PubMed Central  Article  Google Scholar 

  14. 14.

    Jeon SM, Kwon JW, Choi SH, Park HY. Economic burden of lung cancer: a retrospective cohort study in South Korea, 2002-2015. PLoS One. 2019;14(2):e0212878 https://doi.org/10.1371/journal.pone.0212878.

    CAS  PubMed  PubMed Central  Article  Google Scholar 

  15. 15.

    Rezaei S, Akbari Sari A, Woldemichael A, Soofi M, Kazemi A, Karami MB. Estimating the economic burden of lung Cancer in Iran. Asian Pac J Cancer Prev. 2016;17(10):4729–33 https://doi.org/10.22034/apjcp.2016.17.10.4729.

    PubMed  PubMed Central  Google Scholar 

  16. 16.

    Souliotis K, Kani C, Marioli A, Kamboukou A, Prinou A, Syrigos K, et al. End-of-life health-care cost of patients with lung cancer: a retrospective study. Health Serv Res Manag Epidemiol. 2019;6:2333392819841223 https://doi.org/10.1177/2333392819841223.

    PubMed  PubMed Central  Google Scholar 

  17. 17.

    Turkish Ministry of Health General Directorate of Public Health. National Cancer Statistics. 2016. https://hsgm.saglik.gov.tr/depo/birimler/kanser-db/istatistik/Trkiye_Kanser_statistikleri_2016.pdf. Accessed 10 July 2018.

  18. 18.

    Soares M, Toffart AC, Timsit JF, Burghi G, Irrazábal C, Pattison N, et al. Intensive care in patients with lung cancer: a multinational study. Ann Oncol. 2014;25(9):1829–35 https://doi.org/10.1093/annonc/mdu234.

    CAS  PubMed  Article  PubMed Central  Google Scholar 

  19. 19.

    Corral J, Espinàs JA, Cots F, Pareja L, Solà J, Font R, et al. Estimation of lung cancer diagnosis and treatment costs based on a patient-level analysis in Catalonia (Spain). BMC Health Serv Res. 2015;15(1):70. https://doi.org/10.1186/s12913-015-0725-3.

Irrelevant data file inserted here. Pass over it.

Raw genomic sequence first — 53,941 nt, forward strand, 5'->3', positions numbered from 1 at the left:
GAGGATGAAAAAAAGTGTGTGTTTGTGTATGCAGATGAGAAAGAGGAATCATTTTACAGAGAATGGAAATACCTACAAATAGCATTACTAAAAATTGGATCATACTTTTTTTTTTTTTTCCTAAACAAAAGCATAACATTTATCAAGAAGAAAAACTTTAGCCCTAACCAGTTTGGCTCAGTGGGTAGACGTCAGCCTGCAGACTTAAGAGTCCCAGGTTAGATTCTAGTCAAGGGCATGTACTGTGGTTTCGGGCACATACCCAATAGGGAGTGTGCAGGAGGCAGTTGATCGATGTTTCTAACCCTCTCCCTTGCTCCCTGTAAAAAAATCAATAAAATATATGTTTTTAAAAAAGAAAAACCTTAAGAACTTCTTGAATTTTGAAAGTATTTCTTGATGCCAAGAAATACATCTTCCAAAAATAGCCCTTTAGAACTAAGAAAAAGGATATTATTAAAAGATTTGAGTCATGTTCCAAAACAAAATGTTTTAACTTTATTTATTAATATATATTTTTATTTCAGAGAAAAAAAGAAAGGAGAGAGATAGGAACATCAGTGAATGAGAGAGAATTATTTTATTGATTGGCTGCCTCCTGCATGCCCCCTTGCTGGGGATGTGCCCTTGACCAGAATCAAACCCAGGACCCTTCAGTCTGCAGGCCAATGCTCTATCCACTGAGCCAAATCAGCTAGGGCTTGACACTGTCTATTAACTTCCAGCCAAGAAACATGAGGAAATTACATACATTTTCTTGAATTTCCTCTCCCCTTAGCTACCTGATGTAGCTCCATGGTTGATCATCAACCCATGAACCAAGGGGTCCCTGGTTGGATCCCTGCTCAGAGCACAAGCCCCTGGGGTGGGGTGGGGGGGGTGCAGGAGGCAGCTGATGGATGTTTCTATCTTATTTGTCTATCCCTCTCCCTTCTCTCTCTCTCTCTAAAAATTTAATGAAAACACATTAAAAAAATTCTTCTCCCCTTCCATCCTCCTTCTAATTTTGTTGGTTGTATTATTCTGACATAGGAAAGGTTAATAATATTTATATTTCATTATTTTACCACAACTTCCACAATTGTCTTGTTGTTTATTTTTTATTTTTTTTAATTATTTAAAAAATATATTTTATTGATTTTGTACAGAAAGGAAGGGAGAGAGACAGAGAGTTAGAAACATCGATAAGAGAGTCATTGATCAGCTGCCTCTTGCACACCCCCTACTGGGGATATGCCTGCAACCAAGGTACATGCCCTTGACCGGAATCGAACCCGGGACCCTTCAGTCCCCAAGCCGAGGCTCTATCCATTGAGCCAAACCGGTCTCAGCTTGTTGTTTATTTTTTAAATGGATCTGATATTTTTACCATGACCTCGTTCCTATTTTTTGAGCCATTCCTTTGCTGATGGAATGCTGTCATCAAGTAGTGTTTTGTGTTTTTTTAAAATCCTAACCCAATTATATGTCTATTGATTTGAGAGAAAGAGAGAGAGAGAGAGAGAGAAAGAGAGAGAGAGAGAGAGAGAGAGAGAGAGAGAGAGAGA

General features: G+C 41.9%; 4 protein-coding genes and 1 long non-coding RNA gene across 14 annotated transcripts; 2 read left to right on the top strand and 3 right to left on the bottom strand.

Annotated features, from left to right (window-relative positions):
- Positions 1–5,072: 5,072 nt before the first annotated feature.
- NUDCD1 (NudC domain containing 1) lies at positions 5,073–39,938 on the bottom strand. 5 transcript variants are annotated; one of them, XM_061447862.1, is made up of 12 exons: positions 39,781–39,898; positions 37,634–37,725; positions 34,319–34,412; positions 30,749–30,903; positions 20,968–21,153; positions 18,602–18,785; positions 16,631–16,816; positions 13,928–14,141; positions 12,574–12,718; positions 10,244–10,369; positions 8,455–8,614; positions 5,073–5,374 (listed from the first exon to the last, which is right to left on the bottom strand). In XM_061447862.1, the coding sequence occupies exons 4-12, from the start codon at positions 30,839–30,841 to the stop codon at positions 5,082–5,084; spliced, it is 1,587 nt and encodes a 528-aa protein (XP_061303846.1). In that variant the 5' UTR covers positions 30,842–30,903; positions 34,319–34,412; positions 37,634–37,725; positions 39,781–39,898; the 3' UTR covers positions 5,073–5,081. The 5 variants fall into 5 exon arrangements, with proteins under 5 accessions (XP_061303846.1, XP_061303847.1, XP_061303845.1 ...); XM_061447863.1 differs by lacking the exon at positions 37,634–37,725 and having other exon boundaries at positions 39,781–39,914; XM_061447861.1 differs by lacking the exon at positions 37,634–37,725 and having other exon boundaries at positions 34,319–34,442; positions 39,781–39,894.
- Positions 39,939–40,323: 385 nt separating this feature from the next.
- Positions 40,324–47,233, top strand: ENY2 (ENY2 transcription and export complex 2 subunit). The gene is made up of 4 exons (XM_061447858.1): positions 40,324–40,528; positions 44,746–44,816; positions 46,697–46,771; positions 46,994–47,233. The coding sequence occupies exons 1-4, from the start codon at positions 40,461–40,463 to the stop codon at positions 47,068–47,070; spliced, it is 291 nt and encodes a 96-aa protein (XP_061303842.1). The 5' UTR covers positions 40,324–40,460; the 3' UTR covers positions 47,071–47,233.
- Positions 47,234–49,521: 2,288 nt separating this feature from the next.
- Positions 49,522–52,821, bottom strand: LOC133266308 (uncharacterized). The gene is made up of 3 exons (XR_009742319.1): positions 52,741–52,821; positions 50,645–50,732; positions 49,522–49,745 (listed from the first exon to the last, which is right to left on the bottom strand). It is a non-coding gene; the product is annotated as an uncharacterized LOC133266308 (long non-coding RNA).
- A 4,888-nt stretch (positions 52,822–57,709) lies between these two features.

PubMed  PubMed Central  Article  Google Scholar 

  20. 20.

    Turkish Respiratory Society Lung Cancer Study Group 8th TNM Staging Summary Book. 2016. http://www.solunum.org.tr/Bookcase.aspx?book=73. Accessed 10 July 2018.

  21. 21.

    Isla D, González-Rojas N, Nieves D, Brosa M, Finnern HW. Treatment patterns, use of resources, and costs of advanced non-small-cell lung cancer patients in Spain: results from a Delphi panel. Clin Transl Oncol. 2011;13(7):460–71 https://doi.org/10.1007/s12094-011-0683-0.

    PubMed  Article  PubMed Central  Google Scholar 

  22. 22.

    Shi J, Zhu J. Health resource utilization in patients with advanced non-small cell lung cancer receiving chemotherapy in China. Clin Drug Investig. 2016;36(1):77–86 https://doi.org/10.1007/s40261-015-0356-9.

    CAS  PubMed  Article  PubMed Central  Google Scholar 

  23. 23.

    Republic of Turkey Social Security Institution. The medical enforcement declaration. 2018.

    Google Scholar 

  24. 24.

    Cowley P, Bodabilla L, Musgrove P, Saxenian H. Content and financing of an essential national package of health services, global assessments in the health sector: World Health Organization; 1994. p. 171–81.

    Google Scholar 

  25. 25.

    Rx MediaPharma® Interactive Drug Information Source. 2018. https://www.eczanet.com/rxmediapharma/. Accessed 10 July 2018.

  26. 26.

    Republic of Turkey Ministry of Health Turkish Medicines and Medical Devices Agency (TMMDA). Drug list. 2018.

    Google Scholar 

  27. 27.